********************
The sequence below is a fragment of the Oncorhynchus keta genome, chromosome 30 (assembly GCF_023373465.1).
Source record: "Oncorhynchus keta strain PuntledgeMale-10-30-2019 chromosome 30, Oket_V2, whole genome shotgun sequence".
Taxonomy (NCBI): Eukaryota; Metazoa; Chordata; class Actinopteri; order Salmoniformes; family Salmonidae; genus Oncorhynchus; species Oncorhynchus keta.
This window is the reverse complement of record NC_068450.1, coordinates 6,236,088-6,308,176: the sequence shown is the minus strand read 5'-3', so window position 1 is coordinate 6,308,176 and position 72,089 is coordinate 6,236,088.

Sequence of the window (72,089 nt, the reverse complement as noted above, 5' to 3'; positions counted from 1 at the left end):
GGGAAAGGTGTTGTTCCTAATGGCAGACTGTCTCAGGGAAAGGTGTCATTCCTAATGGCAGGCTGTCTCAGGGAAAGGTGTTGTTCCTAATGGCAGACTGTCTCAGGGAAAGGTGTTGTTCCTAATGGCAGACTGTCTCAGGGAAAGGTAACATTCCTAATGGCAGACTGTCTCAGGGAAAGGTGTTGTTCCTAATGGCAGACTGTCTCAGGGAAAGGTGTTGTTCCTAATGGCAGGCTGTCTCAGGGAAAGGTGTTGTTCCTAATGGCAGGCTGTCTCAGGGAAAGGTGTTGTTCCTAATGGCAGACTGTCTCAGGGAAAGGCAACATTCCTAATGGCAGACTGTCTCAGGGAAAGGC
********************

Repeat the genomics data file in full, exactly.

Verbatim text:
The sequence below is a fragment of the Oncorhynchus keta genome, chromosome 30 (assembly GCF_023373465.1).
Source record: "Oncorhynchus keta strain PuntledgeMale-10-30-2019 chromosome 30, Oket_V2, whole genome shotgun sequence".
Taxonomy (NCBI): Eukaryota; Metazoa; Chordata; class Actinopteri; order Salmoniformes; family Salmonidae; genus Oncorhynchus; species Oncorhynchus keta.
This window is the reverse complement of record NC_068450.1, coordinates 6,236,088-6,308,176: the sequence shown is the minus strand read 5'-3', so window position 1 is coordinate 6,308,176 and position 72,089 is coordinate 6,236,088.

Sequence of the window (72,089 nt, the reverse complement as noted above, 5' to 3'; positions counted from 1 at the left end):
GGGAAAGGTGTTGTTCCTAATGGCAGACTGTCTCAGGGAAAGGTGTCATTCCTAATGGCAGGCTGTCTCAGGGAAAGGTGTTGTTCCTAATGGCAGACTGTCTCAGGGAAAGGTGTTGTTCCTAATGGCAGACTGTCTCAGGGAAAGGTAACATTCCTAATGGCAGACTGTCTCAGGGAAAGGTGTTGTTCCTAATGGCAGACTGTCTCAGGGAAAGGTGTTGTTCCTAATGGCAGGCTGTCTCAGGGAAAGGTGTTGTTCCTAATGGCAGGCTGTCTCAGGGAAAGGTGTTGTTCCTAATGGCAGACTGTCTCAGGGAAAGGCAACATTCCTAATGGCAGACTGTCTCAGGGAAAGGC